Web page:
Quitclaim vs. community property

Not a solicitation for legal advice.

I will be talking to a lawyer of my own soon. In the meantime I’m curious about one of the situations they’ll be dealing with for me.

A while back my wife and I decided to move across the country to my home state. Her idea was for me to go first to secure a good job. She would then sell the house and follow me. I got the job, but she began to come up with excuses for why she couldn’t do her part just yet. To hear her tell it you would think that it was impossible to move from one state to another. At one point she asked me to execute a quitclaim deed so that she could sell the house without my having to fly back and forth to sign papers. I, stupidly, did so. (Yes, I now recognize that a limited power of attorney would have done the job.)

Well, she never came, so I gave in and came back. Things did not work out, however, and now I’m seeking a divorce. I’ve mentioned the quitclaim to a couple of people both of whom should know about it, but I got two different answers. So I’m asking you guys. In a community property state (California) does the doctrine still apply even if a quitclaim was made? Is the quitclaim a meaningless document as one of my contacts has assured me? Is my half of the equity hers now?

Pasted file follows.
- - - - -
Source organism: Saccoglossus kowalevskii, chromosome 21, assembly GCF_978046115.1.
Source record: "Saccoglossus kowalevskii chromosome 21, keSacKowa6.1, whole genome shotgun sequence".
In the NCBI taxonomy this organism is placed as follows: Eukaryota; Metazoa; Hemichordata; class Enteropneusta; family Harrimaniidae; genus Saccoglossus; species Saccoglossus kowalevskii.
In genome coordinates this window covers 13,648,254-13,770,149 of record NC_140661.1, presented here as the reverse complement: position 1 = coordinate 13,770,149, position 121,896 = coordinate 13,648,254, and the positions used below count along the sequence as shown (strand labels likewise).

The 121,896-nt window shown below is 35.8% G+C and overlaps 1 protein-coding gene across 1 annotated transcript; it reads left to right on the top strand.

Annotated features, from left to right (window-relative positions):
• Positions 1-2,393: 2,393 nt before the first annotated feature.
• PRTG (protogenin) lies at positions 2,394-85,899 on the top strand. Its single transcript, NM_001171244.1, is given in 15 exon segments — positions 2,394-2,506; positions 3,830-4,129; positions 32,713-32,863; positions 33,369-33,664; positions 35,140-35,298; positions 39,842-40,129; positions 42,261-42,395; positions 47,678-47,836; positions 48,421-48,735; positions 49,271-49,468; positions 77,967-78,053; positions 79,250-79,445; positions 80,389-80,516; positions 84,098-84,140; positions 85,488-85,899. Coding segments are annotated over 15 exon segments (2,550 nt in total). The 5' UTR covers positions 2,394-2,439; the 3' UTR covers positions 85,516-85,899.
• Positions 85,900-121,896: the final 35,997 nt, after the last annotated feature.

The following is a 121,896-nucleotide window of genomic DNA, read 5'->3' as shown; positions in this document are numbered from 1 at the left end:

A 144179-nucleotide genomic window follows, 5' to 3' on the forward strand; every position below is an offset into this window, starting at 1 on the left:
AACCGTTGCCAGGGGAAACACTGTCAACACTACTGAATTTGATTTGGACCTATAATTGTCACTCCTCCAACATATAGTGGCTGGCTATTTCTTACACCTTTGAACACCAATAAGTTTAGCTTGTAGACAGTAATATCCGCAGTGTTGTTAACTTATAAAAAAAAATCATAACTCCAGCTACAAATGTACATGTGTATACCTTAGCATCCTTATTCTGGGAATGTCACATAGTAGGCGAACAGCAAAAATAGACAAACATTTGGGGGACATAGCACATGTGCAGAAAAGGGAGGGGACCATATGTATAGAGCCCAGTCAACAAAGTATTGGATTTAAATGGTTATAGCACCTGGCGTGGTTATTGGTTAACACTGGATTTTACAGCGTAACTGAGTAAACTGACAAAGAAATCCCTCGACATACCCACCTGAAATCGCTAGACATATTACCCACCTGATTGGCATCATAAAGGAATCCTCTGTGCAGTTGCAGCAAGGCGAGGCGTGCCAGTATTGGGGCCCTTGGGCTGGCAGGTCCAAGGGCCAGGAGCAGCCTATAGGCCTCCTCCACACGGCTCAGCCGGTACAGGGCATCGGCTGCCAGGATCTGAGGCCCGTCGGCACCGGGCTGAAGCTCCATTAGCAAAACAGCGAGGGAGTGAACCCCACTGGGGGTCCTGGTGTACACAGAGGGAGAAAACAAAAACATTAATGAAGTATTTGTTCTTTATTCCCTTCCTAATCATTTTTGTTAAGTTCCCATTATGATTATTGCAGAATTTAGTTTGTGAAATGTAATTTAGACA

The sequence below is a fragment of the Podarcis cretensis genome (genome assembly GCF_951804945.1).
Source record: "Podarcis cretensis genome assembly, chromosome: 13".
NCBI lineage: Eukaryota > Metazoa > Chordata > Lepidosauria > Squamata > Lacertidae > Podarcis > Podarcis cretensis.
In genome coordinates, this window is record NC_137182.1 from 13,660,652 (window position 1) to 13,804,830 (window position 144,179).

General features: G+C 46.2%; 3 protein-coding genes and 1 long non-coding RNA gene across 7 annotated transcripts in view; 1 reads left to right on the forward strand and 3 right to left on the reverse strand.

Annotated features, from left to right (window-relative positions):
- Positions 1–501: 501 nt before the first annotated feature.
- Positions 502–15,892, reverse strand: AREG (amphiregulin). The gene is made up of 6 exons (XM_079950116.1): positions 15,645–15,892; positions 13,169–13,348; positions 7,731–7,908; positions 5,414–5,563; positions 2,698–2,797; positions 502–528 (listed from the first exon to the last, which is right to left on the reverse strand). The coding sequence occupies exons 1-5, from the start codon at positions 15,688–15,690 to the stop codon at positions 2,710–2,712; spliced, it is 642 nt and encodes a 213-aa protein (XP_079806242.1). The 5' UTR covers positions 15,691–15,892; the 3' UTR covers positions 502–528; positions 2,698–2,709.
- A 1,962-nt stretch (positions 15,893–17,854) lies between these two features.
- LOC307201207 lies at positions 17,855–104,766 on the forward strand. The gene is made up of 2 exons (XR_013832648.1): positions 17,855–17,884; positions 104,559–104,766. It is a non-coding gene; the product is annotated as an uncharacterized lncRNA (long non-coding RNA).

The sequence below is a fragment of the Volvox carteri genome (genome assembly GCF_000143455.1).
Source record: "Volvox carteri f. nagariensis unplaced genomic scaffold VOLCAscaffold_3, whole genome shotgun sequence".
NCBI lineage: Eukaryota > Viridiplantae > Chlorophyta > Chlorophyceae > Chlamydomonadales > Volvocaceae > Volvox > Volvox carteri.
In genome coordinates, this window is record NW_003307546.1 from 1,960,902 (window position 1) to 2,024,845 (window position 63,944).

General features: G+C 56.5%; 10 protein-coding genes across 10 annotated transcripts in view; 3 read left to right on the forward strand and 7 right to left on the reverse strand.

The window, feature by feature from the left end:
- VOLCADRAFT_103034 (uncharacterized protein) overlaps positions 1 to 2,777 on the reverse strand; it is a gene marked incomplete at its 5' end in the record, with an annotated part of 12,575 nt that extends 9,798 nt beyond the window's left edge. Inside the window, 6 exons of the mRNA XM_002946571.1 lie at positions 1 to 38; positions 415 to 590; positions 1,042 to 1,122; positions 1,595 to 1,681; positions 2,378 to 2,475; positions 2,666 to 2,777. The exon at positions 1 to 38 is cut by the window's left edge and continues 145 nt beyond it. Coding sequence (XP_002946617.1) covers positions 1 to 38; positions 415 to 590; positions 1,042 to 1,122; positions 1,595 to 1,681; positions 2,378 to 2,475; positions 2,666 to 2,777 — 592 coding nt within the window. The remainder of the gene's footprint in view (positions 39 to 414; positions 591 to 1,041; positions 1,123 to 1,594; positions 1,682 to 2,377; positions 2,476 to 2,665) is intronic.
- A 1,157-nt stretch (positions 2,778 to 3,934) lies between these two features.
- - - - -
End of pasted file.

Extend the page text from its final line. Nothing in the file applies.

Thanks in advance,

Going through something related to this right now.

A friend of mine who’s a real estate attorney says that for our case, even though the wife (my girlfriend’s step-mother) signed away the house with a quitclaim, in a community property state like California the law still says she has an interest in the house. We didn’t get into how much of an interest, but the community property thing definitely has an impact.

Couple of similar questions I found:


Thanks DarrenS, that’s encouraging.

I suppose that this is the kind of thing a judge would have to rule on, but it would be nice to know my chances.

I know we’ve got a bunch of attorneys on the board. If one would care to reply I promise to never tell another nasty lawyer joke again! (The preceding should not be construed as an admission of guilt. I don’t even know any of those jokes, I swear!)

IANAL, and all the standard disclaimers. But I suspect strongly that the quitclaim deed would come under the Statute of Frauds (whatever your previous state’s statutory code terms it), since the idea behind quitclaim deeds is to “settle disputed title” – e.g., since my great-grandfather putatively had some minor interest in the land that two other parties are negotiating about, and that interest descends to me, they agree to pay me some small sum to release any interest I may have in that land. Since your intent in executing it was to enable her to sell the land in the behalf of both of you, in order to facilitate the move, her claiming that you have released your interest in it would be fraudulent, and could be so argued in the course of the divorce proceedings.

Consult a lawyer. Ideally one familiar with the laws of the state in which your wife and the land are located.

I don’t think the main issue is the legal significance of the quitclaim.